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  Home > Newsletter > N.I.G.H.T. Flying Safety Review, January 2016

N.I.G.H.T. Flying Safety Review

Flying at night can offer pilots and passengers a unique thrill and beautiful vistas, but it doesn’t come without its own set of challenges, especially regarding safety. Here’s a mnemonic checklist for items to consider for safety when flying after dark, courtesy of the November/December 2015 issue of FAA Safety Briefing.

N = Nightlights

In-flight lighting systems have come a long way in the past decades, so take some time to learn more about new lighting systems, specifically how LEDs are quickly becoming the go-to “nightlights” for flight. Also brush up on how your local airport’s visual approach slope indicator (VASI) or precision approach path indicator (PAPI) lights keep you safely on the path to safety.

Plane and Pilot Magazine reports that many pilots carry a variety of flashlights, especially those that have a beam you can adjust between wide angle and spot. Here’s a tip: Always carry at least three standard flashlights plus two camp lights on any night flight. You can strap a camp light on your forehead under your headset, and it will light up anything you look at. If the instrument lights fail, a wide-beam camp light can save your life.

I = Illusions

Despite the many technological advances that have helped improve the capabilities of our situational awareness, danger still exists around reduced vision and acuity and seeing illusions, especially during night flight. Illusions can lead to spatial disorientation or landing errors, and often contribute to fatal aircraft accidents. With fewer visual cues to go by during night flying, now is a good time to review some of the potential sensory illusions.

G = Gadgets

Again, the advancement of technology and gadgets has been a boon to pilots and flying, but there’s also a danger in relying too heavily on them. Don’t lose sight of your most important and basic responsibility: to fly the plane — that is, to maintain attitude, altitude, airspeed, and, above all, awareness. At night, strong flight skills are even more important, so it’s especially important to practice the art of paying attention or, more precisely, the art of appropriately dividing attention among competing priorities.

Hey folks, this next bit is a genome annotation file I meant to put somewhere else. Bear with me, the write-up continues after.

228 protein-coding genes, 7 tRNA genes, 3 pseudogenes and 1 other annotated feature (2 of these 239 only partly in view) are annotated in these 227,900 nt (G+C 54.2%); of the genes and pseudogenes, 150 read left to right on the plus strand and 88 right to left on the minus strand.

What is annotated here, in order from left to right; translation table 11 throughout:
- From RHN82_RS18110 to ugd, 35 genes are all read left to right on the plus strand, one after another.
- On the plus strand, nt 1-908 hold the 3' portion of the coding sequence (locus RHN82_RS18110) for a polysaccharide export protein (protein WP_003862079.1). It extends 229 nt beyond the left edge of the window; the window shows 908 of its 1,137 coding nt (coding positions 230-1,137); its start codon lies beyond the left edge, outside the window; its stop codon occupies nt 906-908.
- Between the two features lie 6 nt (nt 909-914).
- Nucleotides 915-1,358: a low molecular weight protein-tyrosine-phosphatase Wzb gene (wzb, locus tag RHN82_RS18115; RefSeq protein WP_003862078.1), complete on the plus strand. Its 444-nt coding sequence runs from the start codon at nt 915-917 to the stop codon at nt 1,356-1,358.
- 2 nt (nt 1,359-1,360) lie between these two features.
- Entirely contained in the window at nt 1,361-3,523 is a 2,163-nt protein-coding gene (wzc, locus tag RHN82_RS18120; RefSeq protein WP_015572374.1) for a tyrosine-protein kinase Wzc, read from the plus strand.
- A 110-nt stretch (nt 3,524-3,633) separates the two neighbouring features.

H = Human Factors

Humans are complicated creatures and, as in any complex and highly integrated system, all kinds of things can go wrong. Our ability to function properly can be adversely affected by many other factors, such as those referenced in the well-known “IMSAFE” checklist. Nocturnal operation can magnify the impact of any and all these factors: illness, medication, stress, alcohol, fatigue, and eating/emotion. Do what you can to mitigate risk factors, including everything from getting enough sleep, avoiding alcohol, getting enough exercise, and adhering to safety procedures and checklists.

T = Terrain

Night flying has a lot in common with basic flying in instrument meteorological conditions (IMC), because both environments involve operating with reduced visibility. Except when distractions dominate the pilot’s attention, it’s easy to avoid visible terrain and obstacles. A well-illuminated obstacle may be visible enough, but what about an unpopulated or sparsely populated mountain ridge? For safety in night flying, it’s absolutely essential to know where all the rocks and ridges are in relation to your position, to ensure that you maintain sufficient altitude to avoid what you can’t see.

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